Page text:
Mr. Cavanagh was unaware that Ms. Yaccarino had been selected to serve as Twitter’s chief executive before Elon Musk, the company’s owner, announced that he had “hired a new CEO” on Twitter this month, the person said. Hours later, Mr. Cavanagh called Ms. Yaccarino from a plane to coordinate her exit and pull her from the company’s annual sales pitch to advertisers. The tone of the conversation was friendly, according to a person familiar with the conversation, with Mr. Cavanagh wishing Ms. Yaccarino well and saying that he wouldn’t stand in the way of her departure.
He has also had to manage the fallout from a complaint lodged by a CNBC anchor that led to Mr. Shell’s dismissal. Mr. Cavanagh and Mr. Roberts fired Mr. Shell from the offices of a law firm in Philadelphia last month, people familiar with the matter said. Mr. Cavanagh called senior executives at NBCUniversal the weekend Mr. Shell was fired to inform them of the change, and he met with them in person in New York afterward to reassure them that the broader vision for NBCUniversal wasn’t in question.
And the writers’ strike, a possibility when Mr. Cavanagh took over, has ground to a halt NBC’s late-night shows, including “Saturday Night Live.”
Big challenges still loom, including getting NBCUniversal’s streaming business to profitability and negotiating with Disney over the future ownership of the Hulu streaming service. Also hanging over NBCUniversal is the question of whether Comcast will decide to combine it with another company, as it attempted to do last year with Electronic Arts.
Despite those concerns, Comcast, where Mr. Cavanagh remains president, has some points in its favor that perhaps give NBCUniversal some breathing room. The company’s share price has increased this year, outpacing some of its peers, and it has cash-rich businesses like broadband and wireless services that offset declines elsewhere.
Though Mr. Cavanagh has been a powerful figure at Comcast for years, involved in NBCUniversal’s biggest decisions, he remains a relative outsider in Hollywood. After his run at JPMorgan, he joined the Carlyle Group, a private equity firm where he was co-president. He moved to Comcast in 2015 to become its chief financial officer.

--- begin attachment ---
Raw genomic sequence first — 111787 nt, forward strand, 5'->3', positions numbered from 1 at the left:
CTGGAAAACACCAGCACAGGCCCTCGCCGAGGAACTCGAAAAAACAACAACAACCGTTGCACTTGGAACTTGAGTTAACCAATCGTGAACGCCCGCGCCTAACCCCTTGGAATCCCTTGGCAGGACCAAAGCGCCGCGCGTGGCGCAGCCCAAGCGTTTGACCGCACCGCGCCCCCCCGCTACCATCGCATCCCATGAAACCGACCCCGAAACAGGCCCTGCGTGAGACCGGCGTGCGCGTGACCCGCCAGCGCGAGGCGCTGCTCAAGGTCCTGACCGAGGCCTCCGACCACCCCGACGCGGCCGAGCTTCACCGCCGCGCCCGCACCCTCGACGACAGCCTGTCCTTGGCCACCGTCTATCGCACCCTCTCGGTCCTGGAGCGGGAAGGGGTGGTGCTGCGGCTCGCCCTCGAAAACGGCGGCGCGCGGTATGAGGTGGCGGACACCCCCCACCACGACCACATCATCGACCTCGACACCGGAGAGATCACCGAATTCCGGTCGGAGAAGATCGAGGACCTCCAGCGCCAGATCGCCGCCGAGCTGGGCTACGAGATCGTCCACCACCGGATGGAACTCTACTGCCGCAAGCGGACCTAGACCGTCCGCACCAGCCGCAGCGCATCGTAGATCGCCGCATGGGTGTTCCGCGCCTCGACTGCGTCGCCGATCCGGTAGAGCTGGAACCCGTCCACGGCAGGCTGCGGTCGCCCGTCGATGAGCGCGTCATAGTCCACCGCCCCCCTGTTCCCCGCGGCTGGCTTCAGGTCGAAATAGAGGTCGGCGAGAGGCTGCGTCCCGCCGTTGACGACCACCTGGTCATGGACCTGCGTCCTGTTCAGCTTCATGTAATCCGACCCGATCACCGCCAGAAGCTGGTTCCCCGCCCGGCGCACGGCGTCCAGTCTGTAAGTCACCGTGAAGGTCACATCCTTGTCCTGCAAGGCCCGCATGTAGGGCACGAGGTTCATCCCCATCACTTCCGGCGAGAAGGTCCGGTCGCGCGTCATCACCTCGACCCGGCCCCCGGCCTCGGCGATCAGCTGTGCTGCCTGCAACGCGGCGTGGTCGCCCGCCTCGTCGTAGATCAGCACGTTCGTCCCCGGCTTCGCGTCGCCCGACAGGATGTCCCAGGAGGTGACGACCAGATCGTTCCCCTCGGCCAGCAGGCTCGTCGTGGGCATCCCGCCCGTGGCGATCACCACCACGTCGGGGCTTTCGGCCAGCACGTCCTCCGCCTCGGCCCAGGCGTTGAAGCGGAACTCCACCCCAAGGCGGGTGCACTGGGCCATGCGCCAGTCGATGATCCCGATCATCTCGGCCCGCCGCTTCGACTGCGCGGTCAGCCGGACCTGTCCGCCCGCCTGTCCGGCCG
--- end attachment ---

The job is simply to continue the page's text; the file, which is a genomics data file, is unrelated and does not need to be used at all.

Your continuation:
Hollywood, which runs in large part on personal relationships, can be fickle toward new arrivals and even some who have been around for many years.
Mark Shapiro, the president and chief operating officer of Endeavor, the Hollywood entertainment and sports colossus that represents NBCUniversal anchors like Rachel Maddow and Alex Wagner, said Mr. Cavanagh’s profile in Hollywood could work in his favor.
“He can enter these rooms unencumbered by preconceptions and bring a fresh perspective to the industry’s most pressing challenges,” Mr. Shapiro said.
Mr. Cavanagh had already forged some friendships with the Hollywood executives whom NBCUniversal is closest to. Mr. Blum, the founder of the production company Blumhouse, has said he has gotten to know Mr. Cavanagh over the years, having lunch with him at Comcast’s headquarters in Philadelphia to discuss Mr. Blum’s ambitions for his company.
Comcast’s cash-rich businesses, combined with the need to significantly expand the number of video subscribers, makes Comcast the traditional media company most likely to do the next major deal, said Craig Moffett, a senior managing director of SVB MoffettNathanson, a research firm.
“Fundamentally, that’s going to be the real career-defining decision for Mike,” Mr. Moffett said.